By John Clark
An Arizona court has upheld a decision that allows the state to prosecute Arizona drivers for driving under the influence of marijuana even if there is no evidence that they have been smoking pot, according to a report from the Arizona Republic.
Sources say the ruling, which was issued by the state’s Court of Appeals, addressed a complicated issue relating to the chemical compounds in marijuana.
When drivers are subjected to blood and urine tests after an arrest, two different pieces of evidence related to marijuana use emerge.
The first chemical compound provides evidence that the driver is actually impaired, while the other chemical compound is something that remains in a smoker’s system for weeks after he or she has smoked marijuana, but it doesn’t impair the average person’s driving ability.
Common sense would suggest that police officers should only use the first compound as evidence of intoxicated driving, but to the dismay of some state DUI attorneys, the Arizona court decided otherwise.
According to sources, the court claimed that both compounds apply to drivers under Arizona DUI laws. So if drivers have any evidence of marijuana in their system, they can be arrested for a DUI, even if they are in a perfectly suitable driving condition.
The court said the state’s legislature created the state’s DUI laws to “protect public safety,” so the court claimed it had a responsibility to interpret the statute “broadly,” and thus include both inactive and active chemical compounds found in marijuana.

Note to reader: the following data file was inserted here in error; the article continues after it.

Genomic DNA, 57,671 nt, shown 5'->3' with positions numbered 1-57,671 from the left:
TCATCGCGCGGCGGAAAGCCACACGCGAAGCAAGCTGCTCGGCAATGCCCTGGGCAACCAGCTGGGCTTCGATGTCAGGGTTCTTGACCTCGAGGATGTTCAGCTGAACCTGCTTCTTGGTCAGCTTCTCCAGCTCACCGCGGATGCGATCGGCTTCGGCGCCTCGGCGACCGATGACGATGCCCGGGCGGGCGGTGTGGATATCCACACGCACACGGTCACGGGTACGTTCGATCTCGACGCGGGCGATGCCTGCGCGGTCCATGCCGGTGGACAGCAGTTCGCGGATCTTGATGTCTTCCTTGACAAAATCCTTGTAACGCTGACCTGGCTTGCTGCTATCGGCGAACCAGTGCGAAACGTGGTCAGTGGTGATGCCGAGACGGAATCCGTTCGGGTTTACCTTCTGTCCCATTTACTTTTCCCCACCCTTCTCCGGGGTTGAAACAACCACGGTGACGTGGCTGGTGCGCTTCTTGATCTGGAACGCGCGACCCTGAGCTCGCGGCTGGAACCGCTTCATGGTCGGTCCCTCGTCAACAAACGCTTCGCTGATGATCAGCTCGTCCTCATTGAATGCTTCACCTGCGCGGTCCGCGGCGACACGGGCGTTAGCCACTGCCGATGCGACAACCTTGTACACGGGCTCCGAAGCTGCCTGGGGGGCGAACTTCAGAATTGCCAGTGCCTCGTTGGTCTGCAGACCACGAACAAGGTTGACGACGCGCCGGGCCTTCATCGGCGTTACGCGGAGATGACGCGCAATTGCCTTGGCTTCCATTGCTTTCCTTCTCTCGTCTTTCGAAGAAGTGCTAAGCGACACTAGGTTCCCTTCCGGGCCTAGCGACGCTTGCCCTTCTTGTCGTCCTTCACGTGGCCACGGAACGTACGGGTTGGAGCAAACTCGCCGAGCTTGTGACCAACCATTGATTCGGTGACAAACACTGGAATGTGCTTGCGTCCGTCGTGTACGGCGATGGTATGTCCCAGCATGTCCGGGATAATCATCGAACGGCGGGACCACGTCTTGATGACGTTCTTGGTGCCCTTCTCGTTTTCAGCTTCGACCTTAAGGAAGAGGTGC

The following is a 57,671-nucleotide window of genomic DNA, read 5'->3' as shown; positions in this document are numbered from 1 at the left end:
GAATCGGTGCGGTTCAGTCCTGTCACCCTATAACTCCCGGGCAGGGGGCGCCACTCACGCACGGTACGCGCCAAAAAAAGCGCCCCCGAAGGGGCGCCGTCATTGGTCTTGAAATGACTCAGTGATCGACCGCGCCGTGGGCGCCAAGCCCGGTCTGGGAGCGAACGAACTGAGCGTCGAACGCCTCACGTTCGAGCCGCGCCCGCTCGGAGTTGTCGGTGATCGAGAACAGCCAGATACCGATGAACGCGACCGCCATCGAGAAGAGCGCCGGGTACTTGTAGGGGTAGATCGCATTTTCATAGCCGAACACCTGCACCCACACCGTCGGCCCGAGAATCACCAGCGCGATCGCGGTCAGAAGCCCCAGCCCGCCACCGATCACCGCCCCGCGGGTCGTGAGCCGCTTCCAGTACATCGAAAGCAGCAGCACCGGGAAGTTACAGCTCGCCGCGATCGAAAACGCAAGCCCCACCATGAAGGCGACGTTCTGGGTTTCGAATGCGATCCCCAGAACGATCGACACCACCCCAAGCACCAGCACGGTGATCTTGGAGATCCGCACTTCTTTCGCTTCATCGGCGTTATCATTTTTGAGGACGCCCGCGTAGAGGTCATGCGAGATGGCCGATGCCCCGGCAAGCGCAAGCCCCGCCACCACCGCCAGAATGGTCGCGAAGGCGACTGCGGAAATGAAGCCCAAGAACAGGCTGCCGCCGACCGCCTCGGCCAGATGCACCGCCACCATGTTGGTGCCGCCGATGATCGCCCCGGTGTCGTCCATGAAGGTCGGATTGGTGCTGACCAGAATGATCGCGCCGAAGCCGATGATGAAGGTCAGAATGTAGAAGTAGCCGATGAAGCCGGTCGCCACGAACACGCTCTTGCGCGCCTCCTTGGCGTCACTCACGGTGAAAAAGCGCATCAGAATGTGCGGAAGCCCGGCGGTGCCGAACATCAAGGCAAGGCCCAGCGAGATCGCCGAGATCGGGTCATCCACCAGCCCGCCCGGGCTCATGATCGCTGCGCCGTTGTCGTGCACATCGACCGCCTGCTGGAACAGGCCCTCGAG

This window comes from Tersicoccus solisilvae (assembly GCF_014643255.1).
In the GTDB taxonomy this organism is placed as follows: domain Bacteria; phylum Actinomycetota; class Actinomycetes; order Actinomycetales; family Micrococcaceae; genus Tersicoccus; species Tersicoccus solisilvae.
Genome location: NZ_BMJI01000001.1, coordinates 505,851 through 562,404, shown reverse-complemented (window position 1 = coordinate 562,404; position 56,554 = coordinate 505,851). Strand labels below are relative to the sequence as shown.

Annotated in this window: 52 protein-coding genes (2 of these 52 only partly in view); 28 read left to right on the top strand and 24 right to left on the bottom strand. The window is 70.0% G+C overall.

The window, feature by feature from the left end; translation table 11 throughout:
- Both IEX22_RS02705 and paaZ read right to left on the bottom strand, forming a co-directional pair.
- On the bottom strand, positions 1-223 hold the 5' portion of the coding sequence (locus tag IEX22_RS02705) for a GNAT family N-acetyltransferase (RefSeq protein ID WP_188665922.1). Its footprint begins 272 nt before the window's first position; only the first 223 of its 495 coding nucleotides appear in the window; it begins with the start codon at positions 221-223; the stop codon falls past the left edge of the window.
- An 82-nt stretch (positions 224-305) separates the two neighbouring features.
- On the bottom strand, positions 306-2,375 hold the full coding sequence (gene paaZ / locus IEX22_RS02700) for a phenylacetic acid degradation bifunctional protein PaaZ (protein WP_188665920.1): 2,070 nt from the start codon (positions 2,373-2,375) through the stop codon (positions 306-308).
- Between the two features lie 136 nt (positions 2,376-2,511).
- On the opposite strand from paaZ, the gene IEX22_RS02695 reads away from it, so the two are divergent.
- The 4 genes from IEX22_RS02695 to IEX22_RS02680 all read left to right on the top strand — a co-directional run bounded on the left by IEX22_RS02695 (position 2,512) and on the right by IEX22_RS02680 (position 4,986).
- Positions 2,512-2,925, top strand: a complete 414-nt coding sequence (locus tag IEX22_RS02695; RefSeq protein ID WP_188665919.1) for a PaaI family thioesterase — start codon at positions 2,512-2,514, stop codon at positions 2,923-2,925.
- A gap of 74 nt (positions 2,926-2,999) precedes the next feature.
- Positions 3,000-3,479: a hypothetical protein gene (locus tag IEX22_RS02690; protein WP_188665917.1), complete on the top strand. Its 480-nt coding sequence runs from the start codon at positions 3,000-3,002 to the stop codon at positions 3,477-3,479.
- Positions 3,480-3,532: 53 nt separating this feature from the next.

The case initially arose from a traffic stop in Maricopa County that took place in 2010. During that incident, the arrested driver’s blood test only showed trace amounts of the chemical compound that is usually found well after marijuana is inhaled, according to sources.
According to one expert who testified in the case, the particular compound found in the driver’s blood doesn’t impair driving skills, and it may remain in the bloodstream for up to four weeks.
The driver’s DUI attorney said that only the chemical compound that impairs drivers’ ability to safely navigate roads is illegal, but the appellate court disagreed with this argument.
Despite the court’s decision, the original driver’s attorney is planning to file an appeal. He believes that the testing issue should be resolved because several surrounding states have legalized marijuana.
His concern is that residents of Washington and Colorado, where marijuana will soon be legal, will have to avoid driving through Arizona in order to avoid the state’s bizarre laws, which could have a negative impact on the state’s economy.